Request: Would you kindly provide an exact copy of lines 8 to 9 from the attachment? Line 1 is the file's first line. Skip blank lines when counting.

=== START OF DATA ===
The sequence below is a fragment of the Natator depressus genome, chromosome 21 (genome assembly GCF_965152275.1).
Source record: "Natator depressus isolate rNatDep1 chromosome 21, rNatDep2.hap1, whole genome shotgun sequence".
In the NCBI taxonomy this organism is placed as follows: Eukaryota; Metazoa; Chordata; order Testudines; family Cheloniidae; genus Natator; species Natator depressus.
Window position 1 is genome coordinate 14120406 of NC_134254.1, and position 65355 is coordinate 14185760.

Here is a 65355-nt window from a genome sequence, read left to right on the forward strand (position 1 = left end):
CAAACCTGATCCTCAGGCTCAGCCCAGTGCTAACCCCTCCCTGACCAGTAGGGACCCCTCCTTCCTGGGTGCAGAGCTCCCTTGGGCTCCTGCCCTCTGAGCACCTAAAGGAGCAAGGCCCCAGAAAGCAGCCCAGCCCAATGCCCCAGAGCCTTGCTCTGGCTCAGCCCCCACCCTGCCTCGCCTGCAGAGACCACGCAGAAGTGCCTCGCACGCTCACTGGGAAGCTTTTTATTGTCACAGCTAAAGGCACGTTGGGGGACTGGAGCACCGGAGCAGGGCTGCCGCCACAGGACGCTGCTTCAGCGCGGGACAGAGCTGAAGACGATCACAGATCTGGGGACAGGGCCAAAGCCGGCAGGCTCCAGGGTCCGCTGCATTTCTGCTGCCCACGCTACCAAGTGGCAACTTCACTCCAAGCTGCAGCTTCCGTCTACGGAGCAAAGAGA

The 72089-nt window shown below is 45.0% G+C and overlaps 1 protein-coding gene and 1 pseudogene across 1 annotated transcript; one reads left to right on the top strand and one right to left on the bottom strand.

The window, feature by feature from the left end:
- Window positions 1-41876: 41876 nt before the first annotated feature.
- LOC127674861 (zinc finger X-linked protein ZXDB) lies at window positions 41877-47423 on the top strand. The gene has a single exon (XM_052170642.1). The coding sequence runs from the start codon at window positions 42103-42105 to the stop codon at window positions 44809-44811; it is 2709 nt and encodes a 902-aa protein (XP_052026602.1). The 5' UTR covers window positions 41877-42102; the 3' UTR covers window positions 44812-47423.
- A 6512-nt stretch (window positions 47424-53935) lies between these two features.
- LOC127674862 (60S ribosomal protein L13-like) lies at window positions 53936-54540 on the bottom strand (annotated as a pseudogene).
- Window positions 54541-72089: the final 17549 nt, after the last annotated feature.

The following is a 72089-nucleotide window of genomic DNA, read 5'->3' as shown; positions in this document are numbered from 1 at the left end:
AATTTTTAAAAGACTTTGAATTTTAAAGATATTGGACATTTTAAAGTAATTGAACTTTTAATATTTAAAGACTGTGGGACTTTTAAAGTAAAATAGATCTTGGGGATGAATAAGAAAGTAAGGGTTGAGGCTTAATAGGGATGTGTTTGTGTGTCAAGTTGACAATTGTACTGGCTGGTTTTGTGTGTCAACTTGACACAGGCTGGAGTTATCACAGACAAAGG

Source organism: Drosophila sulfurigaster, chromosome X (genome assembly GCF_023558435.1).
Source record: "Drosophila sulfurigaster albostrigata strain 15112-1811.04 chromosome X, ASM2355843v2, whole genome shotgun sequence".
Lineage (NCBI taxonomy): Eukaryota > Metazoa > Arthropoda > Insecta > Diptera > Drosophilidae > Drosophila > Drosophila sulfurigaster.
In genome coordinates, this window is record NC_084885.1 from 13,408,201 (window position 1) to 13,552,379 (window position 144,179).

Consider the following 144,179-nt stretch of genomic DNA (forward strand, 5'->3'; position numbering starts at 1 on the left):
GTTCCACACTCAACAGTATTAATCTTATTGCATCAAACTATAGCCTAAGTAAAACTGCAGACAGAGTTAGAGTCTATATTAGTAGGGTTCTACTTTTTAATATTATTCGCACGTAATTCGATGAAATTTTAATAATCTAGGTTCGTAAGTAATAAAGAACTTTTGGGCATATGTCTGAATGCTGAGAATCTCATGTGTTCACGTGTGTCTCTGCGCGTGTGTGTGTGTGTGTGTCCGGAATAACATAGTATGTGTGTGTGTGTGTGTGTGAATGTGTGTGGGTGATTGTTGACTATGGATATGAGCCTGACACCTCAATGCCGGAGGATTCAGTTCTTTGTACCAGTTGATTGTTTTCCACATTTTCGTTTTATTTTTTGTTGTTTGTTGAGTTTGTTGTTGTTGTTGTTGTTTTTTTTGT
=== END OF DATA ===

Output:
The window, feature by feature from the left end:
- Window positions 1-41876: 41876 nt before the first annotated feature.